APOD: Millennium Annular Solar Eclipse (2010 Jan 22)

Comments and questions about the APOD on the main view screen.
User avatar
APOD Robot
Otto Posterman
Posts: 5309
Joined: Fri Dec 04, 2009 3:27 am

APOD: Millennium Annular Solar Eclipse (2010 Jan 22)

Post by APOD Robot » Fri Jan 22, 2010 4:55 am

Image Millennium Annular Solar Eclipse

Explanation: The Moon's shadow raced across planet Earth on January 15. Observers within the central shadow track were able to witness an annular solar eclipse as the Moon's apparent size was too small to completely cover the Sun. A visually dramatic ring of fire, the annular phase lasted up to 11 minutes and 8 seconds depending on location, the longest annular solar eclipse for the next 1,000 years. This picture of the Moon's silhouette just before mid-eclipse was taken within the eclipse path from the city of Kanyakumari at the southern tip of India. The telescopic image was made through a filter that blocks most visible light, but still transmits light from hydrogen atoms. As a result, detailed mottling, or granulation, caused by heat convection in Sun's atmosphere can be seen around the dark lunar disk.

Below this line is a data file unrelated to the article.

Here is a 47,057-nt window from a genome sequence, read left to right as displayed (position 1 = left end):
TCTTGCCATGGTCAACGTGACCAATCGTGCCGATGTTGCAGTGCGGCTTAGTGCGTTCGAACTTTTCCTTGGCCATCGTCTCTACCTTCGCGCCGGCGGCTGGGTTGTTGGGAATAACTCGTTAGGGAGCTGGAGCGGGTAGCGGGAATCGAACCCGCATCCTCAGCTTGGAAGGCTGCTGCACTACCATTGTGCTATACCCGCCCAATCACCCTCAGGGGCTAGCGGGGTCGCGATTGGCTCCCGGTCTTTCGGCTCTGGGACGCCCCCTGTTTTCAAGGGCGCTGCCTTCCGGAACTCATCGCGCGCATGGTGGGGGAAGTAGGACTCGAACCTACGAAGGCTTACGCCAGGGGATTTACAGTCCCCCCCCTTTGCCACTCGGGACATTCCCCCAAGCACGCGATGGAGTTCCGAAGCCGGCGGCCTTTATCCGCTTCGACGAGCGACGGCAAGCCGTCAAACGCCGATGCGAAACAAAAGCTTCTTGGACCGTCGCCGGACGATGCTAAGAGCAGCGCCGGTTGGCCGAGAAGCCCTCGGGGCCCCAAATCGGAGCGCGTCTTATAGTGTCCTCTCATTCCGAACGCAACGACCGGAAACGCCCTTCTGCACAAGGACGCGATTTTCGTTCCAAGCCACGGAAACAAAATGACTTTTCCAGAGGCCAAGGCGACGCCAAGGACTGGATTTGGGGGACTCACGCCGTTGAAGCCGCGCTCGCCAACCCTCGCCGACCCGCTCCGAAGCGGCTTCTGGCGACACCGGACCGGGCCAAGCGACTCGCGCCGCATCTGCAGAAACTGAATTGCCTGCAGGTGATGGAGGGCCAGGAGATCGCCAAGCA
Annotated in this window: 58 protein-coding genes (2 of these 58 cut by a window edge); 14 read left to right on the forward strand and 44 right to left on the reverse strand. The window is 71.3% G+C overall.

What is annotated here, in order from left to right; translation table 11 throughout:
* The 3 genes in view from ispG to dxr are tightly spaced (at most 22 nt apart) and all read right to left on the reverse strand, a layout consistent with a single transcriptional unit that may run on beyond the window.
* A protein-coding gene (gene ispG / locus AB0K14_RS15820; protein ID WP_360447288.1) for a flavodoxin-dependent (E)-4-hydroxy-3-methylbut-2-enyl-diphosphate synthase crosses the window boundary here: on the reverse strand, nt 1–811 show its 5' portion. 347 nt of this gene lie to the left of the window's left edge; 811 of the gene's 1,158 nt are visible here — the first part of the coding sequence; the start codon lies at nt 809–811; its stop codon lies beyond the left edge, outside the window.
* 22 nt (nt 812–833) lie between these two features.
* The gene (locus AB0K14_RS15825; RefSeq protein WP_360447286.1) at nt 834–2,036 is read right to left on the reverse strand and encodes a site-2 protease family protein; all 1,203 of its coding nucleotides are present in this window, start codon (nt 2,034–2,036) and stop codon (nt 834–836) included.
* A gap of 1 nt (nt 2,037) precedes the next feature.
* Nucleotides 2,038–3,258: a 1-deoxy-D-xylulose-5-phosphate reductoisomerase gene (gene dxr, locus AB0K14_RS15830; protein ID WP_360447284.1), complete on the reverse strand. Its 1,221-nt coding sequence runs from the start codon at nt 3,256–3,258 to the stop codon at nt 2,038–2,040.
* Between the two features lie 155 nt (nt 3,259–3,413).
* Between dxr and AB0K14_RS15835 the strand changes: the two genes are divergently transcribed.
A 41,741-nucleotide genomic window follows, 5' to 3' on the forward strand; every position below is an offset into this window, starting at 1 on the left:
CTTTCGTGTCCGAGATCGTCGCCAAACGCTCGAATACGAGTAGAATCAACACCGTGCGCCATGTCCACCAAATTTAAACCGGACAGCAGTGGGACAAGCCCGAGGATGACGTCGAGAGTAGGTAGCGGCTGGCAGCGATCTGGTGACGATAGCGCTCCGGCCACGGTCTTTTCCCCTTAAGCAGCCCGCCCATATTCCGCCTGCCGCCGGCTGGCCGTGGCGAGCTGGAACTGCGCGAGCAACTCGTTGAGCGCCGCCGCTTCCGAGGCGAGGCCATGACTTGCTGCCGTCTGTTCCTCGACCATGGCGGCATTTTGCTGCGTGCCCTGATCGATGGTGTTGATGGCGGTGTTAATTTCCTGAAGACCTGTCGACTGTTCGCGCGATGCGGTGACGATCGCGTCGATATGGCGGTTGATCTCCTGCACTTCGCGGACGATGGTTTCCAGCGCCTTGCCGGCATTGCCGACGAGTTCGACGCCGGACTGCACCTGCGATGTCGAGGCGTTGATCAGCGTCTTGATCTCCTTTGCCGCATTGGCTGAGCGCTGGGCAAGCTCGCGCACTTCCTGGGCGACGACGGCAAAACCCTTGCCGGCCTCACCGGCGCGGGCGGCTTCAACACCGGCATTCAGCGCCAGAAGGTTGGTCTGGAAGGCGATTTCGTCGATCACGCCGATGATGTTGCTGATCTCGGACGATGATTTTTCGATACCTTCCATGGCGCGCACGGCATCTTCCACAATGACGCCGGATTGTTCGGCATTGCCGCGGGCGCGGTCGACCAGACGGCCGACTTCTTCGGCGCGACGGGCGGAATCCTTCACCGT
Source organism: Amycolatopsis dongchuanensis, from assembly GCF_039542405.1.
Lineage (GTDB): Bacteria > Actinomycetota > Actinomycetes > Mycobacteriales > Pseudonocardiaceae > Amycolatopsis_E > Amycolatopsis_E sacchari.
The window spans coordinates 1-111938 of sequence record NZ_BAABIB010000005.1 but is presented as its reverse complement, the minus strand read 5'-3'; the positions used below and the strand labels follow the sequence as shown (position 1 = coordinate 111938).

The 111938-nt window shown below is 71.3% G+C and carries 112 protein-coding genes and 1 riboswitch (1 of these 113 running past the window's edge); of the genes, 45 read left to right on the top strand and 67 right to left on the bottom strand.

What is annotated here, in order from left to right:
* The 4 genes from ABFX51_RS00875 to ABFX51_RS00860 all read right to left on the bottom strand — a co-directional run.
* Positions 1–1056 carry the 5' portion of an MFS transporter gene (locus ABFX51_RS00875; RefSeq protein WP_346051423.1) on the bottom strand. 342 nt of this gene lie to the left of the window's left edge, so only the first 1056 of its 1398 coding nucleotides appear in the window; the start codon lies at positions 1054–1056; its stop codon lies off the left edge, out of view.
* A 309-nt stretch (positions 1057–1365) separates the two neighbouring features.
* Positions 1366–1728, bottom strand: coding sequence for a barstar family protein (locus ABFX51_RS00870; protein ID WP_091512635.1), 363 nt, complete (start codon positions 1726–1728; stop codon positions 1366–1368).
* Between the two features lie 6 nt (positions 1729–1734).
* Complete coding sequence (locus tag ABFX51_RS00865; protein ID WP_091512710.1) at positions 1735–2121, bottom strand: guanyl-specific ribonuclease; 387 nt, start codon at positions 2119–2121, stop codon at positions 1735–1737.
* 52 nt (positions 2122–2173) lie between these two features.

<< Previous APODDiscuss Any APOD Next APOD >>
[/b]

ajbock
Asternaut
Posts: 5
Joined: Fri Jan 22, 2010 11:00 am

Re: Millennium Annular Solar Eclipse (2010 Jan 22)

Post by ajbock » Fri Jan 22, 2010 11:26 am

In today's explanation of the "incomplete" solar eclipse it says "..the Moon's apparent size was too small to completely cover the Sun..". I just watched a great doumentary on Einstein which covered the decisive "proof" of the validity of his Relativity theory and accuracy of his formulas by measuring apparent displacement of stellar images. To do that, several teams of astronomers, at great expense, traveled to Australia to witness a "Total" eclipse of the sun (I think). How does one tell if a solar eclipse will be "Total" or "Annular"? When they say "apparent size" does that relate directly to the phenomonon that both the Sun and Moon appear much larger close to the horizon than at zenith?

User avatar
emc
Equine Locutionist
Posts: 1307
Joined: Tue Jul 17, 2007 12:15 pm
AKA: Bear
Location: Ed’s World

Re: Millennium Annular Solar Eclipse (2010 Jan 22)

Post by emc » Fri Jan 22, 2010 12:12 pm

Hi ajbock,

Not sure if this answers all of your question but the apparent size of the Moon changes relative to its position during its orbit. The Moon is closer to the Earth at times. This back and forth motion is called libration. So depending on the Moon's relative position to Earth, the eclipse is "Total" or "Annular"

Image

http://en.wikipedia.org/wiki/Libration
Ed
Casting Art to the Net
Sometimes the best path is a new one.

ajbock
Asternaut
Posts: 5
Joined: Fri Jan 22, 2010 11:00 am

Re: Millennium Annular Solar Eclipse (2010 Jan 22)